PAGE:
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Guest column | Dr. Rao Musunuru

Medical good deeds punished

It is five years since New Orleans experienced the destruction and devastation of Hurricane Katrina. We have heard a lot about the inefficiency of the government, inadequate resources, insufficient preparation and incomplete immediate recovery. We have witnessed many heroic efforts displaying human compassion at its best. We also recently began to read about the positive results of human resilience and perseverance.

But we have not heard much about the story of Dr. Anna M. Pou.

Pou stayed at New Orleans Memorial Medical Center through the storm to help care for 2,000 people in stifling 100-degree heat, with no power and limited food and water. She did her best to help patients, along with other dedicated and committed health care personnel, under those difficult circumstances.

The recognition she received for her sacrifice is shocking. She was arrested at her home for allegedly conspiring with two nurses to kill four of the hospitalized patients by giving each too much pain medication.

How do we know that she is not a criminal who went through decades of rigorous training to be a medical doctor so she could kill a few patients deliberately at the right moment, enjoying the challenge of the most difficult circumstances imaginable? We don't. But a year after the arrest, an Orleans Parish grand jury declined to charge her and the nurses.

Put yourself in her shoes and imagine what she might have gone through for going out of her way to help others: dismay, disgust and disappointment — let alone sudden, total and permanent personal destruction.

One of my senior colleagues practiced medicine in Hernando County for many decades without a problem until he retired because of physical limitations. His giving heart did not let him rest. He began providing free medical care at an indigent clinic with a minimal support system. He was paid for that kind service with a generous malpractice suit (sovereign immunity helps to defend, but does not prevent the brutal agony of dealing with the lawsuit).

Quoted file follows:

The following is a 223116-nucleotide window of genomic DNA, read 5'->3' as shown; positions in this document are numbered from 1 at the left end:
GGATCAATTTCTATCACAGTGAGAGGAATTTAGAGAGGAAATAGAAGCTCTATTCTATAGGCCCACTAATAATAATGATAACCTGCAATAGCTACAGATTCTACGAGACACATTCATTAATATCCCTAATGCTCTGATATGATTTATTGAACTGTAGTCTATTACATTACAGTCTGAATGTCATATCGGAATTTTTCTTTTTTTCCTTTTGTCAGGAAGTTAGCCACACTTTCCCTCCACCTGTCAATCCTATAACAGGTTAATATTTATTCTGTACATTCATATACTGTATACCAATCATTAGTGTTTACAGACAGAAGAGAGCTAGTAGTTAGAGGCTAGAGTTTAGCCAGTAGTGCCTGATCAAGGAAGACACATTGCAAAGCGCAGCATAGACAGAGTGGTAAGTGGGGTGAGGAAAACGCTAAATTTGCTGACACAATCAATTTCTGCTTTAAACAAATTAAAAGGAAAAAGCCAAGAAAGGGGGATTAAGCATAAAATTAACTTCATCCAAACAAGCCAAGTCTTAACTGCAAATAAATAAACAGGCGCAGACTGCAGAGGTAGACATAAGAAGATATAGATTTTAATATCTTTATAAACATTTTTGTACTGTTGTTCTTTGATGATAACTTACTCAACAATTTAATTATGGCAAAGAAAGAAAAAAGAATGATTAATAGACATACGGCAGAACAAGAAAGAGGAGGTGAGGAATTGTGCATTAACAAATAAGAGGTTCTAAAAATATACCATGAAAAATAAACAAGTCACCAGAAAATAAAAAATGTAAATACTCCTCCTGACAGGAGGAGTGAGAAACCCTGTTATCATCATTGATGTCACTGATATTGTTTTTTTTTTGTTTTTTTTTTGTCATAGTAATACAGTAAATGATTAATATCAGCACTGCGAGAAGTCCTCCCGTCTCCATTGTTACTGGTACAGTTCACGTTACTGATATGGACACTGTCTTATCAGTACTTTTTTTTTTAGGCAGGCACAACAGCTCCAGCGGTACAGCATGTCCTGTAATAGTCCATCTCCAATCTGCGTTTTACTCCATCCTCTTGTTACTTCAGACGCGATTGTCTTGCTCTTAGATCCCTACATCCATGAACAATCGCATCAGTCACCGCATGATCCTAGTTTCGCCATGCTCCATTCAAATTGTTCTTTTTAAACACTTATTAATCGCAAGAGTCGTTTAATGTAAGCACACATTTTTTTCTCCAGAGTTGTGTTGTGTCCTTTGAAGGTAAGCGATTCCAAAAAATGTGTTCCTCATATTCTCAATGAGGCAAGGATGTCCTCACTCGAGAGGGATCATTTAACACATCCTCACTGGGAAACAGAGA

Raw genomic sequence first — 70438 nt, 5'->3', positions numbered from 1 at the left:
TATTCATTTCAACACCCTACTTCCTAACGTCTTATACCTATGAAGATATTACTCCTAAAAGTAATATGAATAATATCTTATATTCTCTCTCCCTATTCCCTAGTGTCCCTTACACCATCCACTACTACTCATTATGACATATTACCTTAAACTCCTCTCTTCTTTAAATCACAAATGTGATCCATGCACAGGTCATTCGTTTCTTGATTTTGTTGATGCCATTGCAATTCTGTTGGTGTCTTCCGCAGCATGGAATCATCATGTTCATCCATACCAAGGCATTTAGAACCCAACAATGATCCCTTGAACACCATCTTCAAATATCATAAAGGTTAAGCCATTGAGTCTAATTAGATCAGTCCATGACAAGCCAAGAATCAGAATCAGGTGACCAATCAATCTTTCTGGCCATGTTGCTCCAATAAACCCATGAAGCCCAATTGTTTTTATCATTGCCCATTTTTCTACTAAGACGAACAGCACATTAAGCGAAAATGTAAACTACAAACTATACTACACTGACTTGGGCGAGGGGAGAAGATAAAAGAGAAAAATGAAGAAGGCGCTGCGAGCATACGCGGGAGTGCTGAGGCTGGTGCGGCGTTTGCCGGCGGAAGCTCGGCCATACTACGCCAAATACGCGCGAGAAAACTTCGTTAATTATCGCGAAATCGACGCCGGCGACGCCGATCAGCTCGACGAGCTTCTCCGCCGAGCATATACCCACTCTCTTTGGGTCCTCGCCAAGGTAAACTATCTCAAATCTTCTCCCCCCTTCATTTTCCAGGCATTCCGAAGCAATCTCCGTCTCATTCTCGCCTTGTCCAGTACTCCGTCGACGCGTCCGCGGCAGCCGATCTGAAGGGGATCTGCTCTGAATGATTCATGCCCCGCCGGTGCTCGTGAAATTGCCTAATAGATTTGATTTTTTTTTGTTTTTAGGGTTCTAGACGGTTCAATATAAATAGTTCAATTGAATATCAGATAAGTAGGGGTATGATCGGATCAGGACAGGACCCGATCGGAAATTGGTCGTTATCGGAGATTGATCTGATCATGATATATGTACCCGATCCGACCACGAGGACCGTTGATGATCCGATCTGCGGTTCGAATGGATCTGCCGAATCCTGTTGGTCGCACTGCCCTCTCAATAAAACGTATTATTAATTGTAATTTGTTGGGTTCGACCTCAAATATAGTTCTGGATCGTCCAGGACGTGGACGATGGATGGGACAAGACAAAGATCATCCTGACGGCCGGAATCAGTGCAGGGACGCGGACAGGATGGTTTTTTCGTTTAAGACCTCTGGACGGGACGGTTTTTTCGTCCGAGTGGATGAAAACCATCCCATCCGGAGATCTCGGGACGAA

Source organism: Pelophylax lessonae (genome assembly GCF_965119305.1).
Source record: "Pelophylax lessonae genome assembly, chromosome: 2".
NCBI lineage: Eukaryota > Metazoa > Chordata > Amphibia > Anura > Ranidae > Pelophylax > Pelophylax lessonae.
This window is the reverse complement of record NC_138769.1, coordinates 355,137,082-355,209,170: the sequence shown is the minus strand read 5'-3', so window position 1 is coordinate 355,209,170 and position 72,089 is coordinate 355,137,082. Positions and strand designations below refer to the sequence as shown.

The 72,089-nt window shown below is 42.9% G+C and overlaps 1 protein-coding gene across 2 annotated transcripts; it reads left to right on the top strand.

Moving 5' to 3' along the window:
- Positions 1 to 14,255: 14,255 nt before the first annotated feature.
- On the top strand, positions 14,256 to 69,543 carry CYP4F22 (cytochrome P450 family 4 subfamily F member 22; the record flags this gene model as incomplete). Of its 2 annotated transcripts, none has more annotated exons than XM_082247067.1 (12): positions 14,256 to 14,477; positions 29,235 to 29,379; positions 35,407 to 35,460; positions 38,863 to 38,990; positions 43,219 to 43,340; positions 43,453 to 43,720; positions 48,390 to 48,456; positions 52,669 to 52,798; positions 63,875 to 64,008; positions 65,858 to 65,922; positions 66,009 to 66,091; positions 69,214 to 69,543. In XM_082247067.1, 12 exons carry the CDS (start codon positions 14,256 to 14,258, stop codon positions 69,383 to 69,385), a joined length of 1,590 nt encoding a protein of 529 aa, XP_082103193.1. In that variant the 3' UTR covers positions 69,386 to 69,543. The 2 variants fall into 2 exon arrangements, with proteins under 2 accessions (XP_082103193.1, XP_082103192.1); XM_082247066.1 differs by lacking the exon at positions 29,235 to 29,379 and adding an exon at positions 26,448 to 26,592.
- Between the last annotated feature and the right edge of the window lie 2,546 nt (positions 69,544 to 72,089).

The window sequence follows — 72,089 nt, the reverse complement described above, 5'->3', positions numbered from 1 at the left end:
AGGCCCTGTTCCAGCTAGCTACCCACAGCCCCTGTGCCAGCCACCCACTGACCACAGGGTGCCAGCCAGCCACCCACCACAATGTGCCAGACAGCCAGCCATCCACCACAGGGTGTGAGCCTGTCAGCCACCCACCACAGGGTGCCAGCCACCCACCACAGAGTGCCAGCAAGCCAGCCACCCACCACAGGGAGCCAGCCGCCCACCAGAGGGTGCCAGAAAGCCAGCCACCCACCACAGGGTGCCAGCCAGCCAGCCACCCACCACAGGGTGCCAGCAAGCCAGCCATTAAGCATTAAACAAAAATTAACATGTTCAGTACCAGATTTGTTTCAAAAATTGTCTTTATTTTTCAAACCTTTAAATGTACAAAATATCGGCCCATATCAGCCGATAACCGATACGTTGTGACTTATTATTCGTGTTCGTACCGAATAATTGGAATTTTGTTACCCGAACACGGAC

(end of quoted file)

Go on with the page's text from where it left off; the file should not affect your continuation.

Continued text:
No surprise, the suit guaranteed the loss of his skilled, free, professional services to the needy, forever.

What does that say about us as a society? Litigious? Greedy? Unappreciative? Inappropriate? We dwell on our rights, but many times don't recognize our responsibilities. We expect and demand help, but many times forget to appreciate.

Many times, we fight to receive unfair compensation for unavoidable damages and wonder why products and services become so expensive. Many times, we don't follow the instructions to do things right and feel better by blaming others for wrong results.

Take health care: The fear of potential litigation leads to defensive medicine, which contributes to a significant portion of ever-escalating health care expenditures, in addition to many unintended and untoward consequences, for physicians and patients.

This social behavior is not limited to health care, by any means. For every simple issue, we go through layers and layers of lawyers, so the end result is mostly bitter, not better.

When are we going to learn and how are we going to change? We need to cure this. We can't afford not to.

Pou still faces a pending civil lawsuit. I do not know her personally, but I understand that she still practices and directs a residency program at Louisiana State University School of Medicine.

God bless her. Our society needs more people like Dr. Pou, and we need more people who appreciate, not destroy, good persons like her.

Dr. Rao Musunuru, a cardiologist, is president-elect of the Pasco County Medical Society and a board member for Good Samaritan Free Health Clinic in New Port Richey.

Medical good deeds punished 11/13/10 [Last modified: Saturday, November 13, 2010 3:31am]
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